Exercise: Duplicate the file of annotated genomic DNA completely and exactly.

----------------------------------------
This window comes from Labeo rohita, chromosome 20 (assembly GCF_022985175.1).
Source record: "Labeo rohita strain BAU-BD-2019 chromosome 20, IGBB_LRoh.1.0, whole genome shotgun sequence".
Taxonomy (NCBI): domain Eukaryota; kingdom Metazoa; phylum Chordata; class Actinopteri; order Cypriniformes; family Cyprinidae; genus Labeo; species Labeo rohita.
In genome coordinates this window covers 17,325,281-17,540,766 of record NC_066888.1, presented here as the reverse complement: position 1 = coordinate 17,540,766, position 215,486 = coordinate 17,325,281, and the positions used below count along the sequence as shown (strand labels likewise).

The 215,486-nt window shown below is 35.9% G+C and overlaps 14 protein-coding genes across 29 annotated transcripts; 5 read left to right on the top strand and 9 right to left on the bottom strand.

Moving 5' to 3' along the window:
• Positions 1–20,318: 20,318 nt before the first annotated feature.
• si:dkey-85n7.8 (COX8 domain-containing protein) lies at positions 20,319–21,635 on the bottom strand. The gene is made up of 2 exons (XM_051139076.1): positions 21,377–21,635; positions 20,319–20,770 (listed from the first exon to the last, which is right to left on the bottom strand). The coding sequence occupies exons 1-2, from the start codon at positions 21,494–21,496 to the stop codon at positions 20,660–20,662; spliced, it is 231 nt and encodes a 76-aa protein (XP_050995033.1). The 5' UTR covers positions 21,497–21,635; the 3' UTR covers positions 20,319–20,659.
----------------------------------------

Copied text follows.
This window comes from Labeo rohita, chromosome 20 (assembly GCF_022985175.1).
Source record: "Labeo rohita strain BAU-BD-2019 chromosome 20, IGBB_LRoh.1.0, whole genome shotgun sequence".
Taxonomy (NCBI): domain Eukaryota; kingdom Metazoa; phylum Chordata; class Actinopteri; order Cypriniformes; family Cyprinidae; genus Labeo; species Labeo rohita.
In genome coordinates this window covers 17,325,281-17,540,766 of record NC_066888.1, presented here as the reverse complement: position 1 = coordinate 17,540,766, position 215,486 = coordinate 17,325,281, and the positions used below count along the sequence as shown (strand labels likewise).

The 215,486-nt window shown below is 35.9% G+C and overlaps 14 protein-coding genes across 29 annotated transcripts; 5 read left to right on the top strand and 9 right to left on the bottom strand.

Moving 5' to 3' along the window:
• Positions 1–20,318: 20,318 nt before the first annotated feature.
• si:dkey-85n7.8 (COX8 domain-containing protein) lies at positions 20,319–21,635 on the bottom strand. The gene is made up of 2 exons (XM_051139076.1): positions 21,377–21,635; positions 20,319–20,770 (listed from the first exon to the last, which is right to left on the bottom strand). The coding sequence occupies exons 1-2, from the start codon at positions 21,494–21,496 to the stop codon at positions 20,660–20,662; spliced, it is 231 nt and encodes a 76-aa protein (XP_050995033.1). The 5' UTR covers positions 21,497–21,635; the 3' UTR covers positions 20,319–20,659.